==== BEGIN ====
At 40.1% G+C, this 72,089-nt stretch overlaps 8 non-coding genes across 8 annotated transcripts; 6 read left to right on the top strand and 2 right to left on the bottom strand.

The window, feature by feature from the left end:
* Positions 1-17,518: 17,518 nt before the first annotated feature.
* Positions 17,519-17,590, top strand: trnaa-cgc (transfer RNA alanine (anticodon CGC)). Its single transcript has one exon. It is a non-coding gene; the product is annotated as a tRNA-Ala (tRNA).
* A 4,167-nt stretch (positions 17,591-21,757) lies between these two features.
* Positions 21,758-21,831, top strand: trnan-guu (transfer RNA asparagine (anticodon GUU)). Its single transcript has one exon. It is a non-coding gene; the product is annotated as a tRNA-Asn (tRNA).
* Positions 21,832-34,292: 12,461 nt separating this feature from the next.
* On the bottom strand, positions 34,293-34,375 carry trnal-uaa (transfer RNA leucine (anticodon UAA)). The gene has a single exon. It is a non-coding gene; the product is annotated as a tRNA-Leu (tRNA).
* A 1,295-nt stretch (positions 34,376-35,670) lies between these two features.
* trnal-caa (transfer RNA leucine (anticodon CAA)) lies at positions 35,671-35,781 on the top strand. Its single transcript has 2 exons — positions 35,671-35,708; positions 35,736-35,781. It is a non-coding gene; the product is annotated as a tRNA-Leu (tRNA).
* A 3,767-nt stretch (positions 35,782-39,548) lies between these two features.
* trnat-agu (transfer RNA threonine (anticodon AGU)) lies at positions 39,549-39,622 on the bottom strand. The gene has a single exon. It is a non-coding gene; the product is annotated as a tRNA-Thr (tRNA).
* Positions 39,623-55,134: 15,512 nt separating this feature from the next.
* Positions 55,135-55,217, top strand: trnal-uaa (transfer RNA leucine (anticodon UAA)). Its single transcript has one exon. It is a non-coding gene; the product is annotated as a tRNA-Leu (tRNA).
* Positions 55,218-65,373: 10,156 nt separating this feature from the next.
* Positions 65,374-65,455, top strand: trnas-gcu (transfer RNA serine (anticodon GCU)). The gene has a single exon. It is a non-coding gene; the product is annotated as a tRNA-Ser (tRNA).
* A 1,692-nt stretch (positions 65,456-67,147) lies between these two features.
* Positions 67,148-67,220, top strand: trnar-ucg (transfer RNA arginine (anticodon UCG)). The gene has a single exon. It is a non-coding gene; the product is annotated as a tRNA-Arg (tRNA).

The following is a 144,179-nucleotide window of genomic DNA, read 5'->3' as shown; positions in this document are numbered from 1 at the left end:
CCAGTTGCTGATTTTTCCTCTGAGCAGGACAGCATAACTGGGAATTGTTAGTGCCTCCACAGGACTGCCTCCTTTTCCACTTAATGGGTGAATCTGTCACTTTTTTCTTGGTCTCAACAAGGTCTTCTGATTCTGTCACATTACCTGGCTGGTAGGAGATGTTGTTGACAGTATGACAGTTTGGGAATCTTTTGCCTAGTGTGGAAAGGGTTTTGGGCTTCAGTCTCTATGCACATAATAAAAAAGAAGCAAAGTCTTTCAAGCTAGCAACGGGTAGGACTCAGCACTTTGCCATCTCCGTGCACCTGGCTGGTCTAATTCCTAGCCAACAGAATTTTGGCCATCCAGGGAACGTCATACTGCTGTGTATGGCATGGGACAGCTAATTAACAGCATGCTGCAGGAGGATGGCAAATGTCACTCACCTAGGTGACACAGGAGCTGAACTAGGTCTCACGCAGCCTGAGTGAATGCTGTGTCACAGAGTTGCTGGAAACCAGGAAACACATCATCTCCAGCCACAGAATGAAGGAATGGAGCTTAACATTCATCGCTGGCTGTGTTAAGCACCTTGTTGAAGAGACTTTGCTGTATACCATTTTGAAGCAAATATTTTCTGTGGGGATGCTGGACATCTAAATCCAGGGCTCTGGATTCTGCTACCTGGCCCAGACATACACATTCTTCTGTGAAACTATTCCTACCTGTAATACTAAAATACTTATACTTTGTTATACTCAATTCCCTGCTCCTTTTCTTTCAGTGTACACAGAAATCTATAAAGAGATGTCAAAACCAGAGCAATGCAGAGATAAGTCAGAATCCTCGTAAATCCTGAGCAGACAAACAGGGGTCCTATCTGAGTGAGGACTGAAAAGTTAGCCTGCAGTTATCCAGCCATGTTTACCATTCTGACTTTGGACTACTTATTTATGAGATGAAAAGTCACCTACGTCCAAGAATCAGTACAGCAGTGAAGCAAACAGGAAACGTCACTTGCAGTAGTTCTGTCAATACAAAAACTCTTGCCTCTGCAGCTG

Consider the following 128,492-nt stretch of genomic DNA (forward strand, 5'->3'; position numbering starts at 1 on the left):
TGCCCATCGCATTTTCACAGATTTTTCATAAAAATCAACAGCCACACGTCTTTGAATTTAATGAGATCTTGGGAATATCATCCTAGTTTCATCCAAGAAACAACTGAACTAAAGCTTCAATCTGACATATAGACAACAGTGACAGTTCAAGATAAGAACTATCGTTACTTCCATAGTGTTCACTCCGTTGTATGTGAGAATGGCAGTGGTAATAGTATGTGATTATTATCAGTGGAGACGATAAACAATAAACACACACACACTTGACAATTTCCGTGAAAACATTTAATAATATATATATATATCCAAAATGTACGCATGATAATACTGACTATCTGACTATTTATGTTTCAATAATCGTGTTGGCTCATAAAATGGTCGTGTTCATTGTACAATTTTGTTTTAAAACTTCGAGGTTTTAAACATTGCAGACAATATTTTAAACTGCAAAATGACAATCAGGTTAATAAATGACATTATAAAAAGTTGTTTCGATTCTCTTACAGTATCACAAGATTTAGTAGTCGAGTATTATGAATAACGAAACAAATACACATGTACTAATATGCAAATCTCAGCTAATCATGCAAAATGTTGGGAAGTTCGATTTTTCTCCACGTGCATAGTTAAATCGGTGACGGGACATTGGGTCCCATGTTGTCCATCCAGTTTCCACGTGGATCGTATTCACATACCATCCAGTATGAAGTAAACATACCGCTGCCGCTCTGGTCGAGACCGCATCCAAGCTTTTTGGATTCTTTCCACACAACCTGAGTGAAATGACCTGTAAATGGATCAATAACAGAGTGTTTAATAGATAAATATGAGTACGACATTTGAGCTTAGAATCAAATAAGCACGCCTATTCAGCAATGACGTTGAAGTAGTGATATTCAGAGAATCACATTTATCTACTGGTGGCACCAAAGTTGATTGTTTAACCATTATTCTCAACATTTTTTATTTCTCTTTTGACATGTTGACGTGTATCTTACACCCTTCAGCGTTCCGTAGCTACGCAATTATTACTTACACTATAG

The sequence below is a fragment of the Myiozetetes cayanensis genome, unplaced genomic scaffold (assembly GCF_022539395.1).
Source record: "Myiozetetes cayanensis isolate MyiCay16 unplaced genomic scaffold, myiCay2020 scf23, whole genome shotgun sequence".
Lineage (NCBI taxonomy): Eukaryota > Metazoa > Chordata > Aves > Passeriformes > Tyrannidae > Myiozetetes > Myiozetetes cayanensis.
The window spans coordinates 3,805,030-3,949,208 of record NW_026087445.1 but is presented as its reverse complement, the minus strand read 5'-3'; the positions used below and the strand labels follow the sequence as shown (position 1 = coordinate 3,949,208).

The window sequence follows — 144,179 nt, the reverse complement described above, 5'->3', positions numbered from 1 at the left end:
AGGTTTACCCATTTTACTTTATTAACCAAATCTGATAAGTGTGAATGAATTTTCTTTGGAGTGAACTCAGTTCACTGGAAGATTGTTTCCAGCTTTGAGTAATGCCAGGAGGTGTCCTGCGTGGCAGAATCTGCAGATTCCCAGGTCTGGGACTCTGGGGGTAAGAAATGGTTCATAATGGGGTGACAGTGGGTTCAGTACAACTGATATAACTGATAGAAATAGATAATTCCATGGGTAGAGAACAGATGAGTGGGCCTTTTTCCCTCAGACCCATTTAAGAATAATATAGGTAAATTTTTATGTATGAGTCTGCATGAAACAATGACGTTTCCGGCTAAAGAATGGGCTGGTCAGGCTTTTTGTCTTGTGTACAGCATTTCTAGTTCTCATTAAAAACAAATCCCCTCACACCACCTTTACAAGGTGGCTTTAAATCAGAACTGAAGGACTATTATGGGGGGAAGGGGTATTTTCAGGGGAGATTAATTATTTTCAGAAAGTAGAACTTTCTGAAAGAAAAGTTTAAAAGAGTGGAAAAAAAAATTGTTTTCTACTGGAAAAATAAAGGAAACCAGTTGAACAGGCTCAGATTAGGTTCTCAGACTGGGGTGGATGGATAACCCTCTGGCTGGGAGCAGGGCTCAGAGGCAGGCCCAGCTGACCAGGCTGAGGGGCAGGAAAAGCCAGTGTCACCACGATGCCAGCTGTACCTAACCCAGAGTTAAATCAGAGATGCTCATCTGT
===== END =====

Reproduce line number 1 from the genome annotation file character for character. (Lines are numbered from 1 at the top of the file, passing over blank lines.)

At 40.1% G+C, this 72,089-nt stretch overlaps 8 non-coding genes across 8 annotated transcripts; 6 read left to right on the top strand and 2 right to left on the bottom strand.